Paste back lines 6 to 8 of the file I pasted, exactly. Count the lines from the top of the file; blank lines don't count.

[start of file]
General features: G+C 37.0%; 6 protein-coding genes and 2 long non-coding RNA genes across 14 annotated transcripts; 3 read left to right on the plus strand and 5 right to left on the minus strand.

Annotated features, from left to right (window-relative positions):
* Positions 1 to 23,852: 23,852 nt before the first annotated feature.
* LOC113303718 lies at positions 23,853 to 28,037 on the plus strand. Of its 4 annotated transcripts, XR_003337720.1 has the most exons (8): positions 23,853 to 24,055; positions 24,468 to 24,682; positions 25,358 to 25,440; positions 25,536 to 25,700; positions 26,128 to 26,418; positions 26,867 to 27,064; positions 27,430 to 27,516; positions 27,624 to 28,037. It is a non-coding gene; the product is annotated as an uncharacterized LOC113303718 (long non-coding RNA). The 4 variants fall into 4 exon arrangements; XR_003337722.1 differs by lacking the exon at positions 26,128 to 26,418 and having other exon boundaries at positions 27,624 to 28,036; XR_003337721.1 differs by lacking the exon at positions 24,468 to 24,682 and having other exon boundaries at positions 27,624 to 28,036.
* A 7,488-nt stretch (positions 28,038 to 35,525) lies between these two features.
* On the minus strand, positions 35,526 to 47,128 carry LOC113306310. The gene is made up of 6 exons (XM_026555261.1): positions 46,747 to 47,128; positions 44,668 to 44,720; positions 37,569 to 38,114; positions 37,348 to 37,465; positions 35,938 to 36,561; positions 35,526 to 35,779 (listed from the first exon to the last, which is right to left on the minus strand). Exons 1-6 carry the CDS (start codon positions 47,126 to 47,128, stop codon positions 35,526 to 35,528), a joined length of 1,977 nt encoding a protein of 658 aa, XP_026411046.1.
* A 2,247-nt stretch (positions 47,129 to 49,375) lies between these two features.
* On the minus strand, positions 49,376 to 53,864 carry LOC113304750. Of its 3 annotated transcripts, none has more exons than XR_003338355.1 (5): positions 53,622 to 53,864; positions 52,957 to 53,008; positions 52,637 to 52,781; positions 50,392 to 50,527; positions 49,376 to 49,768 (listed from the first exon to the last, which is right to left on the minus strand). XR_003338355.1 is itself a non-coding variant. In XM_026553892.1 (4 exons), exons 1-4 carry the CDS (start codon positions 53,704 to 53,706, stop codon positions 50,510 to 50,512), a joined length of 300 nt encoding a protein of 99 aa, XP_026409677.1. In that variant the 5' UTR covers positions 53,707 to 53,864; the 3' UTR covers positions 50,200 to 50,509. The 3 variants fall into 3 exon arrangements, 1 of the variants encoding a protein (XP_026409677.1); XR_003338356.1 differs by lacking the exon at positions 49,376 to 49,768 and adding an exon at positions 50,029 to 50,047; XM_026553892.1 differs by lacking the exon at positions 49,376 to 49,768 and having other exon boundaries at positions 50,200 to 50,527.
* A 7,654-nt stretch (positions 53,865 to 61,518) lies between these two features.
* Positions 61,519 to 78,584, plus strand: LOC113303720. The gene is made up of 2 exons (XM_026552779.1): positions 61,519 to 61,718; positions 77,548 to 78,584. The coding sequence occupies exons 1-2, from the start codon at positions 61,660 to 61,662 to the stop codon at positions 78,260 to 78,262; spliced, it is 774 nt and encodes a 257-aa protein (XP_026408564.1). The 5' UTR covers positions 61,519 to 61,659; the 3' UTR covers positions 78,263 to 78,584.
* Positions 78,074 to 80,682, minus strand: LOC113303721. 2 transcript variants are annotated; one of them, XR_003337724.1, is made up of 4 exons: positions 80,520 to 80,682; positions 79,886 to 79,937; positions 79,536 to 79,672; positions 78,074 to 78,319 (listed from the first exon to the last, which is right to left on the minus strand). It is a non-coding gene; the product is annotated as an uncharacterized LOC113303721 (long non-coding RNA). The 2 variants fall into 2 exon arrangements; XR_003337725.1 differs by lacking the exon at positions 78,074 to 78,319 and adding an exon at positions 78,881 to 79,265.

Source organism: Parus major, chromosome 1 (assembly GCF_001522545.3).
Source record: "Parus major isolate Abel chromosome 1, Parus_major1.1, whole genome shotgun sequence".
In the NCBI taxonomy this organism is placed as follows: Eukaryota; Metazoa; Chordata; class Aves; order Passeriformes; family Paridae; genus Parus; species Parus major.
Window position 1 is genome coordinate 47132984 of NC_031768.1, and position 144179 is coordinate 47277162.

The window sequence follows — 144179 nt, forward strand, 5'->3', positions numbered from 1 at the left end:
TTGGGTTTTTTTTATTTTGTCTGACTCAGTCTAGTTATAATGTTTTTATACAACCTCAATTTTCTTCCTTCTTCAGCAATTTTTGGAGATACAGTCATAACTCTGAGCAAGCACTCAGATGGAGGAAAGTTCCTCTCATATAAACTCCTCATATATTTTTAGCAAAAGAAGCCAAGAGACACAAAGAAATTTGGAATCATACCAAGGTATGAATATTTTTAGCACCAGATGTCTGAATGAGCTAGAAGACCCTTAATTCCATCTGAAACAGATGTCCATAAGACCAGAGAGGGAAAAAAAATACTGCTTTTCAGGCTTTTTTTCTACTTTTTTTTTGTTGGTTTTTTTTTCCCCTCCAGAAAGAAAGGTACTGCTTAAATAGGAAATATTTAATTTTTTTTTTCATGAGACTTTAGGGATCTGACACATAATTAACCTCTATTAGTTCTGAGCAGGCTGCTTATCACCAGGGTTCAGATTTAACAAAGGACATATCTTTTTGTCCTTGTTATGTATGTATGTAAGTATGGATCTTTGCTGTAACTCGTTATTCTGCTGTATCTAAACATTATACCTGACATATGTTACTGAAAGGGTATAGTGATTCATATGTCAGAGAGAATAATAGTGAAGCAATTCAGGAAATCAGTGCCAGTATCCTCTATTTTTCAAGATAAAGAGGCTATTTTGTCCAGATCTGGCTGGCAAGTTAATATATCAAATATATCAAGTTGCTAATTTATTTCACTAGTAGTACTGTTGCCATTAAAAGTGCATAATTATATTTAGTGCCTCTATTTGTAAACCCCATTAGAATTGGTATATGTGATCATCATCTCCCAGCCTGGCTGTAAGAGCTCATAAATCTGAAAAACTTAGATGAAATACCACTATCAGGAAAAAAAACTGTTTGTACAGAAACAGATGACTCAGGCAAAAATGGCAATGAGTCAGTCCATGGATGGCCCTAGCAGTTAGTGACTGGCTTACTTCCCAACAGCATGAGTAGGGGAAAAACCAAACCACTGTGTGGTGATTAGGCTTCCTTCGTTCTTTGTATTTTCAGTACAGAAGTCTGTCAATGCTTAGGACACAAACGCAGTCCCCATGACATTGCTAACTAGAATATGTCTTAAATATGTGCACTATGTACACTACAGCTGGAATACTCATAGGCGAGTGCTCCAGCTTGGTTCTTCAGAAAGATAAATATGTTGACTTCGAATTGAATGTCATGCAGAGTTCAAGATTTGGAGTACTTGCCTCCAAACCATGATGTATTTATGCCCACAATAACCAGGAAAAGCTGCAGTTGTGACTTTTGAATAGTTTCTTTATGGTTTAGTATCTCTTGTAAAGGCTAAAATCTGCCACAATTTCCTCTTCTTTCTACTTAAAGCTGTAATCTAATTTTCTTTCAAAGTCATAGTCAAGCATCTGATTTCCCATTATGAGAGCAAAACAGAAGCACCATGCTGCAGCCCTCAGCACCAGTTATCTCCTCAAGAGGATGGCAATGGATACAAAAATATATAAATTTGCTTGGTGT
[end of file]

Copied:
* On the minus strand, positions 35,526 to 47,128 carry LOC113306310. The gene is made up of 6 exons (XM_026555261.1): positions 46,747 to 47,128; positions 44,668 to 44,720; positions 37,569 to 38,114; positions 37,348 to 37,465; positions 35,938 to 36,561; positions 35,526 to 35,779 (listed from the first exon to the last, which is right to left on the minus strand). Exons 1-6 carry the CDS (start codon positions 47,126 to 47,128, stop codon positions 35,526 to 35,528), a joined length of 1,977 nt encoding a protein of 658 aa, XP_026411046.1.
* A 2,247-nt stretch (positions 47,129 to 49,375) lies between these two features.
* On the minus strand, positions 49,376 to 53,864 carry LOC113304750. Of its 3 annotated transcripts, none has more exons than XR_003338355.1 (5): positions 53,622 to 53,864; positions 52,957 to 53,008; positions 52,637 to 52,781; positions 50,392 to 50,527; positions 49,376 to 49,768 (listed from the first exon to the last, which is right to left on the minus strand). XR_003338355.1 is itself a non-coding variant. In XM_026553892.1 (4 exons), exons 1-4 carry the CDS (start codon positions 53,704 to 53,706, stop codon positions 50,510 to 50,512), a joined length of 300 nt encoding a protein of 99 aa, XP_026409677.1. In that variant the 5' UTR covers positions 53,707 to 53,864; the 3' UTR covers positions 50,200 to 50,509. The 3 variants fall into 3 exon arrangements, 1 of the variants encoding a protein (XP_026409677.1); XR_003338356.1 differs by lacking the exon at positions 49,376 to 49,768 and adding an exon at positions 50,029 to 50,047; XM_026553892.1 differs by lacking the exon at positions 49,376 to 49,768 and having other exon boundaries at positions 50,200 to 50,527.